You might notice that the terms mindfulness and meditation seem to be used interchangeably. If you search online, you’ll find different definitions for each. Here’s our interpretation:
Mindfulness is awareness of what you are feeling, sensing or thinking, and accepting that that’s the way it is right now.
Meditation is a mental training technique. There are many kinds of meditation. Some are aimed at focusing attention, by concentrating on breath, sound, or repeated phrases, for example. Other meditations cultivate social skillfulness, such as kindness, gratitude or empathic listening. And yet others bring awareness to the body, with body scans, walking or yoga. Meditation can be practiced in solitude or with others. For some people, doing it with a group can provide additional support, validation and inspiration.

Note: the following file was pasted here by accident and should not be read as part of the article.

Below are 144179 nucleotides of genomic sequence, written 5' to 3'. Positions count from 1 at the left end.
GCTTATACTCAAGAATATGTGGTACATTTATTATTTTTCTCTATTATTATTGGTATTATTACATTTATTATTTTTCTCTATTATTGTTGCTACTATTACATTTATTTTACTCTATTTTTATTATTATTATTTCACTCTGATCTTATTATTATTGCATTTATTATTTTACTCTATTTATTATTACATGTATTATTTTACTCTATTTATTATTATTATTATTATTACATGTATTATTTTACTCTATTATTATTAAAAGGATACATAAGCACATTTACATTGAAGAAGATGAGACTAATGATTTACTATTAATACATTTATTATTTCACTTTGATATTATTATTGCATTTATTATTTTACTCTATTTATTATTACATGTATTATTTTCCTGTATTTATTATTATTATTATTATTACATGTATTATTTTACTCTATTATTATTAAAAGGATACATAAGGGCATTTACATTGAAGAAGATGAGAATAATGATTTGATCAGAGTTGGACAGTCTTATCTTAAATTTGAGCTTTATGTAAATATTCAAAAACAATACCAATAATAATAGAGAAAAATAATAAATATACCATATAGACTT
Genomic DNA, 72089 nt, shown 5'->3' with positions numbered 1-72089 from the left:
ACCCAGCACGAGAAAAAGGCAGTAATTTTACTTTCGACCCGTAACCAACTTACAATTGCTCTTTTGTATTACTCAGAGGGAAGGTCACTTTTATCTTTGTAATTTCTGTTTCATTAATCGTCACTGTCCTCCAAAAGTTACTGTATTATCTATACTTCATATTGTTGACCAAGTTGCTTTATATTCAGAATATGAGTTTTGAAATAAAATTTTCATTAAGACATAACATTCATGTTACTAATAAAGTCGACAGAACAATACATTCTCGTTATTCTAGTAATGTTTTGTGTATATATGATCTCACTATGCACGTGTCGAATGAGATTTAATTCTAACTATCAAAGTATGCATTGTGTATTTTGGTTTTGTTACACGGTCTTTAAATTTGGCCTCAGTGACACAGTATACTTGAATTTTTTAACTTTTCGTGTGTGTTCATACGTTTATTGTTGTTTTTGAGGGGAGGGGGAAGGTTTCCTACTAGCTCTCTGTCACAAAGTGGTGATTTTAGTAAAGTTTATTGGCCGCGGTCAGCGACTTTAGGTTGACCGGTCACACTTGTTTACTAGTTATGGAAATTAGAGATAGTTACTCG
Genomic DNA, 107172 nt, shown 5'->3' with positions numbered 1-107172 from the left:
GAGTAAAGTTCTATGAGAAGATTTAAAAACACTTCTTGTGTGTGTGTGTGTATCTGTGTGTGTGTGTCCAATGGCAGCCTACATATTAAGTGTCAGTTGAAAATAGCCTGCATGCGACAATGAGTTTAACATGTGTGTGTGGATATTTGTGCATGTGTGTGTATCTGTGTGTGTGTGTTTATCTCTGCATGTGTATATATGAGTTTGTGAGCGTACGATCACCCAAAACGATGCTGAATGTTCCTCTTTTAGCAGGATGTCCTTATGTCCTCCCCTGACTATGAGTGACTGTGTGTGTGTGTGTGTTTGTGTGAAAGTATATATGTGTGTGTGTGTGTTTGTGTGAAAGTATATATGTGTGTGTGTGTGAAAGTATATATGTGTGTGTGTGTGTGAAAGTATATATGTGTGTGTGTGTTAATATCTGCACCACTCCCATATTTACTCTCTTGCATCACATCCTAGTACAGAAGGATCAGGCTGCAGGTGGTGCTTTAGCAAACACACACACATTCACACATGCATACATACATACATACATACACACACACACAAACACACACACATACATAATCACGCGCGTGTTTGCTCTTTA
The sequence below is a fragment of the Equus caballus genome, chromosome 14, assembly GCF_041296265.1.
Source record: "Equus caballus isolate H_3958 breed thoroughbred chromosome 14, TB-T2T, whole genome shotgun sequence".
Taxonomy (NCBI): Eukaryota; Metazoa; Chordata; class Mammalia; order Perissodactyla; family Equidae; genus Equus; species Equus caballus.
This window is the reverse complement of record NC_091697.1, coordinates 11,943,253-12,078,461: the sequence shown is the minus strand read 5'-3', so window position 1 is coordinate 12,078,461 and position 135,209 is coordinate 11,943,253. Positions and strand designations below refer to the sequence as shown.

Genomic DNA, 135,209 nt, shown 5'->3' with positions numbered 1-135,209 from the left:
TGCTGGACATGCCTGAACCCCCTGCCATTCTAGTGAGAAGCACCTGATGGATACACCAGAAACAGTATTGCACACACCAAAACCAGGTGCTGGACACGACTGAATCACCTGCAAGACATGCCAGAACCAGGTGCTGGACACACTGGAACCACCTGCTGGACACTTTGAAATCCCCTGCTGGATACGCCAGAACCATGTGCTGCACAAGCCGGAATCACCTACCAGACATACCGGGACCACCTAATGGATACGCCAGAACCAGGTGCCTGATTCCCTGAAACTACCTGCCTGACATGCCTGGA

Increasingly, mindfulness and meditation are media buzzwords associated with wellness. But it’s not just a passing trend; the buzz is largely driven by a significant body of neuroscience research about our ability to change the way we think, feel and act. Meditation and other mindful practices are tools of change.